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New report calls for priority investment in NHS staff mental health and wellbeing

A new report from the British Psychological Society (BPS) is urging the Government to commit to further long-term funding for NHS staff mental health and wellbeing services, calling it ‘fundamental‘ for workforce retention, the delivery of the NHS Long Term Workforce Plan, and protecting patient care.

The BPS ‘Learning from the NHS Staff Mental Health and Wellbeing Hubs‘ report highlights the need for standards for staff mental health provision, amid concerns that staff struggling with their mental health could face a postcode lottery to access the support they need from a dwindling number of NHS Staff Mental Health and Wellbeing Hubs.

Set up in February 2021 to provide health and social care staff with rapid access to mental health support, ring-fenced Government funding for NHS Staff Mental Health and Wellbeing Hubs ended in March 2023, with integrated care systems (ICSs) either identifying short-term interim funding for their Hub for a defined period of time, or closing them.

The report highlights a data analysis from the Nuffield Trust showing six million sick days recorded for NHS staff due to anxiety, stress, depression and other psychiatric illnesses in 2022, with sickness absence associated with a higher likelihood of staff leaving the NHS.

And the same Nuffield analysis revealed that a consultant missing three days of work for mental health reasons is 58% more likely to leave three months later.

Further figures outlined in the BPS report showed demand for NHS Staff Mental Health and Wellbeing services is increasing.

Data from one hub recorded 404 people registering for one-to-one support between July 2023 and September 2023 – a 65% increase on the same period in the previous year during which 245 referrals were made – with one in five of those accessing one-to-one support identified as senior leaders.

BPS says its report aims to support health and care leaders make ‘crucial decisions‘ about future investment in local mental health and wellbeing services for their teams.

It cites evidence of the cost benefits for investment in mental health and wellbeing that shows an investment of £80 per member of staff in mental health support can achieve net gains of £855 a year through savings from absenteeism and presenteeism.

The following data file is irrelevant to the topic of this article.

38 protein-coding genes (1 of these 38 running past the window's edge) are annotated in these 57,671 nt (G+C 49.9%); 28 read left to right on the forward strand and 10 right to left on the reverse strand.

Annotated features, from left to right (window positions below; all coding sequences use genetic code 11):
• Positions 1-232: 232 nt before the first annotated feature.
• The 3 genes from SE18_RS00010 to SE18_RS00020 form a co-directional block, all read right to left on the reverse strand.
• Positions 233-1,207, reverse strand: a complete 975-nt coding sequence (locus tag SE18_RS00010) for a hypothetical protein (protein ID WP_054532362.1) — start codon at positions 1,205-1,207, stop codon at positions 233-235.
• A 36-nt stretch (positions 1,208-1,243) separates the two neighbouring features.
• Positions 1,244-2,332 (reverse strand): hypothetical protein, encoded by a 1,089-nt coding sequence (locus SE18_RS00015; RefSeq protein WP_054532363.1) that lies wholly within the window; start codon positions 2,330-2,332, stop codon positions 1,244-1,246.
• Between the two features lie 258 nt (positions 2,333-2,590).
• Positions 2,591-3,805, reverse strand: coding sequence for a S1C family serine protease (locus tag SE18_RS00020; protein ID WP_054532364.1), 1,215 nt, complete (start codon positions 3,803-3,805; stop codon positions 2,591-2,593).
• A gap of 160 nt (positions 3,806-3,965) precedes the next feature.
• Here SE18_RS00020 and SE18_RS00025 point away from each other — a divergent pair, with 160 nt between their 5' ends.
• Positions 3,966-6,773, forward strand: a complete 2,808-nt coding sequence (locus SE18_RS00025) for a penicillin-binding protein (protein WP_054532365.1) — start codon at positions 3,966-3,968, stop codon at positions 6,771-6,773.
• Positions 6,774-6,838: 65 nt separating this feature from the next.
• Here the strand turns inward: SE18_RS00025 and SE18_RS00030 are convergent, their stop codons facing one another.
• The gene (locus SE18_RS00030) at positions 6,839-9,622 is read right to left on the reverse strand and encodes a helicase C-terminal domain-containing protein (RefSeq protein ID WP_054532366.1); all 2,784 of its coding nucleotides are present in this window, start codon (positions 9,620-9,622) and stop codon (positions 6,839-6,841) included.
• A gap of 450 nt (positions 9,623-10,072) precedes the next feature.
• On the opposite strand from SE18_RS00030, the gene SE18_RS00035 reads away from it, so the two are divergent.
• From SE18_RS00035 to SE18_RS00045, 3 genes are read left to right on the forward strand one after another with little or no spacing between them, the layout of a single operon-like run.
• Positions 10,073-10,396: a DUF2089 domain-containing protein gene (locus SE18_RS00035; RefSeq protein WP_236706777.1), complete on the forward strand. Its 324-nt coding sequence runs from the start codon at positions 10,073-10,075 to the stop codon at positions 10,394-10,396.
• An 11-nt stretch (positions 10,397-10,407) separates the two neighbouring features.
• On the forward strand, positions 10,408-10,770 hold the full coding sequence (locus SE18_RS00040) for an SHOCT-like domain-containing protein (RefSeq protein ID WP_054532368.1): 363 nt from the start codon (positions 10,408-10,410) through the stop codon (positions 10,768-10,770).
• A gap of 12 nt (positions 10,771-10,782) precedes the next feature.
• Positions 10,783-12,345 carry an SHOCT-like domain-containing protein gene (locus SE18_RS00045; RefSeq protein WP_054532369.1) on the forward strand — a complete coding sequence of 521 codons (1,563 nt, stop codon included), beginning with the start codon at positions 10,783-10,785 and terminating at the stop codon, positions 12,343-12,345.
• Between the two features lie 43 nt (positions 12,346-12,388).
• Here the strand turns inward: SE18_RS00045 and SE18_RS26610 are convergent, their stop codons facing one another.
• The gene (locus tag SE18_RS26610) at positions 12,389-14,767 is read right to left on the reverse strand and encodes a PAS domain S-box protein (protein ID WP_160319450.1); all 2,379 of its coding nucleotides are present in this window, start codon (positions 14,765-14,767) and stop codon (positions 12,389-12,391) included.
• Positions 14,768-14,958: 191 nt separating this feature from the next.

Noting ‘more than 121,000 unfilled jobs across the NHS in England today‘, Saffron Cordery, deputy chief executive of NHS Providers, said: ‘Heavy workloads and huge pressure on stretched services are leading to lots of staff feeling worn out. The effects of financial pressures on trusts and the cost of living crisis on staff amid the longest period of industrial action in the history of the NHS’ history have compounded problems of high staff turnover.‘

As a result, the report makes a series of recommendations, including that:

  • ICSs provide long-term, ring-fenced funding for evidence-based, psychologically-led staff mental health and wellbeing services, complemented by further ring-fenced funding from the Department of Health and Social Care
  • NHS England develop national service standards for psychologically informed staff mental health wellbeing provision, including impact and evaluation measures
  • ICSs evolve and build upon existing NHS Staff Mental Health and Wellbeing Hubs infrastructure to support system-wide priorities and requirements.

Dr Roman Raczka, president-elect of the BPS, said: ‘The ambitious measures set out in the NHS Long Term Workforce Plan are not a quick fix.

‘Existing and future staff members deserve to work in an environment that gives them the support they need, to provide the safe, high-quality care they as health and care professionals are proud to give.

‘Put simply, NHS and social care employers cannot afford to ignore the mental health needs of their workforce, if they wish to create a system that’s fit for the future.‘

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